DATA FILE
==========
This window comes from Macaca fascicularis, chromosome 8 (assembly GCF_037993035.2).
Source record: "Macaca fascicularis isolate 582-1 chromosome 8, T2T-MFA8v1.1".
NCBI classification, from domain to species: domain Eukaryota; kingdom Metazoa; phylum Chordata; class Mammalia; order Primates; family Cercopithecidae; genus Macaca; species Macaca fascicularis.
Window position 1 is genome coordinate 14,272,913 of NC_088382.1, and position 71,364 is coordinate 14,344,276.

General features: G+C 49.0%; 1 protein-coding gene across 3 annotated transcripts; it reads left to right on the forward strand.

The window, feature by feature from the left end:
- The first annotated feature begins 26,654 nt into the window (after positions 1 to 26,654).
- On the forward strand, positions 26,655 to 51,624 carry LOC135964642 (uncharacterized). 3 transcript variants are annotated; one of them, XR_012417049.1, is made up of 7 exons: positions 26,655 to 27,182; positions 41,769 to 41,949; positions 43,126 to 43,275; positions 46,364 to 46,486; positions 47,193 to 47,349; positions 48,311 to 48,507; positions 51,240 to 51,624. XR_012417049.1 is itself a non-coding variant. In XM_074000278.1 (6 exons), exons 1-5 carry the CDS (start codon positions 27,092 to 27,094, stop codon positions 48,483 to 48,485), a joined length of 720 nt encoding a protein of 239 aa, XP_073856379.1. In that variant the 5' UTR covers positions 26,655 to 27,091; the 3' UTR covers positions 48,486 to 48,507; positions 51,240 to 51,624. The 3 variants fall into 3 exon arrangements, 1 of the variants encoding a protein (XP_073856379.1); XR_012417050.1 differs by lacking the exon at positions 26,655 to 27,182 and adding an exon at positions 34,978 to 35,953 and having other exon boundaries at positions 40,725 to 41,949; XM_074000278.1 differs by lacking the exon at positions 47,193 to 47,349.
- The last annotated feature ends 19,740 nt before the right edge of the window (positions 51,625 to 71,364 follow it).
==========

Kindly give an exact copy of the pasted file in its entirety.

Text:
This window comes from Macaca fascicularis, chromosome 8 (assembly GCF_037993035.2).
Source record: "Macaca fascicularis isolate 582-1 chromosome 8, T2T-MFA8v1.1".
NCBI classification, from domain to species: domain Eukaryota; kingdom Metazoa; phylum Chordata; class Mammalia; order Primates; family Cercopithecidae; genus Macaca; species Macaca fascicularis.
Window position 1 is genome coordinate 14,272,913 of NC_088382.1, and position 71,364 is coordinate 14,344,276.

General features: G+C 49.0%; 1 protein-coding gene across 3 annotated transcripts; it reads left to right on the forward strand.

The window, feature by feature from the left end:
- The first annotated feature begins 26,654 nt into the window (after positions 1 to 26,654).
- On the forward strand, positions 26,655 to 51,624 carry LOC135964642 (uncharacterized). 3 transcript variants are annotated; one of them, XR_012417049.1, is made up of 7 exons: positions 26,655 to 27,182; positions 41,769 to 41,949; positions 43,126 to 43,275; positions 46,364 to 46,486; positions 47,193 to 47,349; positions 48,311 to 48,507; positions 51,240 to 51,624. XR_012417049.1 is itself a non-coding variant. In XM_074000278.1 (6 exons), exons 1-5 carry the CDS (start codon positions 27,092 to 27,094, stop codon positions 48,483 to 48,485), a joined length of 720 nt encoding a protein of 239 aa, XP_073856379.1. In that variant the 5' UTR covers positions 26,655 to 27,091; the 3' UTR covers positions 48,486 to 48,507; positions 51,240 to 51,624. The 3 variants fall into 3 exon arrangements, 1 of the variants encoding a protein (XP_073856379.1); XR_012417050.1 differs by lacking the exon at positions 26,655 to 27,182 and adding an exon at positions 34,978 to 35,953 and having other exon boundaries at positions 40,725 to 41,949; XM_074000278.1 differs by lacking the exon at positions 47,193 to 47,349.
- The last annotated feature ends 19,740 nt before the right edge of the window (positions 51,625 to 71,364 follow it).